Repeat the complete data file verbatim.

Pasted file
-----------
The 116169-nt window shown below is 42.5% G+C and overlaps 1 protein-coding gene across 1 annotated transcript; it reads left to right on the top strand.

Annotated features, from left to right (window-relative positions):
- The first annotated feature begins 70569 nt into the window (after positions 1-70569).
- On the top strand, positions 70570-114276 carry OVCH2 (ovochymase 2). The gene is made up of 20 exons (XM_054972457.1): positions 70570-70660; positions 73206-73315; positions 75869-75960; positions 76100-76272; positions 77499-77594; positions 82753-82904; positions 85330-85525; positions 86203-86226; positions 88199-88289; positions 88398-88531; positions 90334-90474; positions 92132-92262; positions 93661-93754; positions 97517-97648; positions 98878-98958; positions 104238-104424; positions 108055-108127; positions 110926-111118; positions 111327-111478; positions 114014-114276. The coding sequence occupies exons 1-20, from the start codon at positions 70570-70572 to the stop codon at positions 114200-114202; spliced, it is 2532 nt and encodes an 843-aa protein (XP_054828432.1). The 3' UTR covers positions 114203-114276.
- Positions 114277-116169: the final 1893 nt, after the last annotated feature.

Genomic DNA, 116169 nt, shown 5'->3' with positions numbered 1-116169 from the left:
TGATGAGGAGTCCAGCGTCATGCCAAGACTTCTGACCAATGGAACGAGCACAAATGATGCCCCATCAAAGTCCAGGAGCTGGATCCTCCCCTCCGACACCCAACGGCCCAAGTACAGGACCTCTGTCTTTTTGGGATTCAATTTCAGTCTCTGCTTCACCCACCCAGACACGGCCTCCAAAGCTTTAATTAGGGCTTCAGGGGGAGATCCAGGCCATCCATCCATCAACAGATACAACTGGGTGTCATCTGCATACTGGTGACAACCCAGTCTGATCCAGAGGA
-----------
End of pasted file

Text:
The 116169-nt window shown below is 42.5% G+C and overlaps 1 protein-coding gene across 1 annotated transcript; it reads left to right on the top strand.

Annotated features, from left to right (window-relative positions):
- The first annotated feature begins 70569 nt into the window (after positions 1-70569).
- On the top strand, positions 70570-114276 carry OVCH2 (ovochymase 2). The gene is made up of 20 exons (XM_054972457.1): positions 70570-70660; positions 73206-73315; positions 75869-75960; positions 76100-76272; positions 77499-77594; positions 82753-82904; positions 85330-85525; positions 86203-86226; positions 88199-88289; positions 88398-88531; positions 90334-90474; positions 92132-92262; positions 93661-93754; positions 97517-97648; positions 98878-98958; positions 104238-104424; positions 108055-108127; positions 110926-111118; positions 111327-111478; positions 114014-114276. The coding sequence occupies exons 1-20, from the start codon at positions 70570-70572 to the stop codon at positions 114200-114202; spliced, it is 2532 nt and encodes an 843-aa protein (XP_054828432.1). The 3' UTR covers positions 114203-114276.
- Positions 114277-116169: the final 1893 nt, after the last annotated feature.

Genomic DNA, 116169 nt, shown 5'->3' with positions numbered 1-116169 from the left:
TGATGAGGAGTCCAGCGTCATGCCAAGACTTCTGACCAATGGAACGAGCACAAATGATGCCCCATCAAAGTCCAGGAGCTGGATCCTCCCCTCCGACACCCAACGGCCCAAGTACAGGACCTCTGTCTTTTTGGGATTCAATTTCAGTCTCTGCTTCACCCACCCAGACACGGCCTCCAAAGCTTTAATTAGGGCTTCAGGGGGAGATCCAGGCCATCCATCCATCAACAGATACAACTGGGTGTCATCTGCATACTGGTGACAACCCAGTCTGATCCAGAGGA